(This will, hopefully, be relatively spoiler-free)
There are a lot of people who swear by Babylon 5 as a great example of limited-run, arc storytelling. So much so that they will fight to the death in defense of it. Personally, having just finished watching the series finale, I think I can say with some honesty - and pride - that The Wire is possibly the best, most sharply written, limited-run multiple-arc show in the history of television.
Even with an admittedly shortened season (10 episodes versus the usual thirteen), The Wire has really hit all of the sweet spots that I've blogged and podcasted about before - and in many ways, it's hit home for me on more than just a plain viewer level.
One of the overarching themes of the show - besides an examination of urban life and the social and political forces within - is that of personal reinvention, or how people move towards one direction, and suddenly, either find themselves moving backwards...or in a completely different way.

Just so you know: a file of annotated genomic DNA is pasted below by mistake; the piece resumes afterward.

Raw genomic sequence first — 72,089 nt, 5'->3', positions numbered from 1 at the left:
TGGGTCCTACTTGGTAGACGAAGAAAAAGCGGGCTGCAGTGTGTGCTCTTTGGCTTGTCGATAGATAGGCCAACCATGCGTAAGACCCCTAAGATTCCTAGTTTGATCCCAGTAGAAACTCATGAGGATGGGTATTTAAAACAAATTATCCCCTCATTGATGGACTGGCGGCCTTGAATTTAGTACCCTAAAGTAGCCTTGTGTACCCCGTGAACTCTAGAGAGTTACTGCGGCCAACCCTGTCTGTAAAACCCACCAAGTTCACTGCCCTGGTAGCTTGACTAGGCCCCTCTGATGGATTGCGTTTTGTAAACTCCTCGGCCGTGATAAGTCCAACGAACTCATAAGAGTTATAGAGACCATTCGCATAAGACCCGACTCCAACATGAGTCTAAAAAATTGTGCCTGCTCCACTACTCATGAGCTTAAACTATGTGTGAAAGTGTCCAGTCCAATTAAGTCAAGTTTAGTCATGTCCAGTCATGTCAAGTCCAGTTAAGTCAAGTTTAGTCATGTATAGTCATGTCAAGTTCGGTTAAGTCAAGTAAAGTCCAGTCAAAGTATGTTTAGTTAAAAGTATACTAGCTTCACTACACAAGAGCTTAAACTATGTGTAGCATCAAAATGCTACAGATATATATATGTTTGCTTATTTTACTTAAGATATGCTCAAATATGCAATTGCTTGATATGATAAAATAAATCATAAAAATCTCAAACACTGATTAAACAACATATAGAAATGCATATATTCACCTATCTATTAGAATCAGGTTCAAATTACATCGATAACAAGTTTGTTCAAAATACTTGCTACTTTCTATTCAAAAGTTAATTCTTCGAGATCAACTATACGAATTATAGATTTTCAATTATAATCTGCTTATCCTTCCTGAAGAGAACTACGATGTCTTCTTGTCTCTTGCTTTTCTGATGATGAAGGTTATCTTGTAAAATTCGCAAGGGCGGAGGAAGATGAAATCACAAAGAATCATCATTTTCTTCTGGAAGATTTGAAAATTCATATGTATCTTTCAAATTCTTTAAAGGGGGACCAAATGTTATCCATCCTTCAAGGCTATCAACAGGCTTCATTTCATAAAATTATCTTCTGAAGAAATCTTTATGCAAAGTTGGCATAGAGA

Part of why this is hitting home is that Baltimore, in many ways, is like St. Louis - structurally, politically, and psychically. As I am reconnecting with old friends from my past (even as far back as grammar school), there's something about the ability to move forward, to surpass expectations, that seems tied to a particular location. In St. Louis, I had an open book - in Chicago, although I've build a nice, adult life...there are times where I still feel like that kid back in Bridgeport, trapped by my limitations.
But The Wire shows us characters who end up in slightly different positions - friends have become antagonists, people who are flawed end up in perfect power positions...and for at least one character, there's a head start towards redemption. And all told and directed in a visually stunning, sharply written, solidly acted package.
So, yes, you can keep your Joss Whedons....for me, David Simon is the guy. Only no comics/pop culture blogger will give him his due.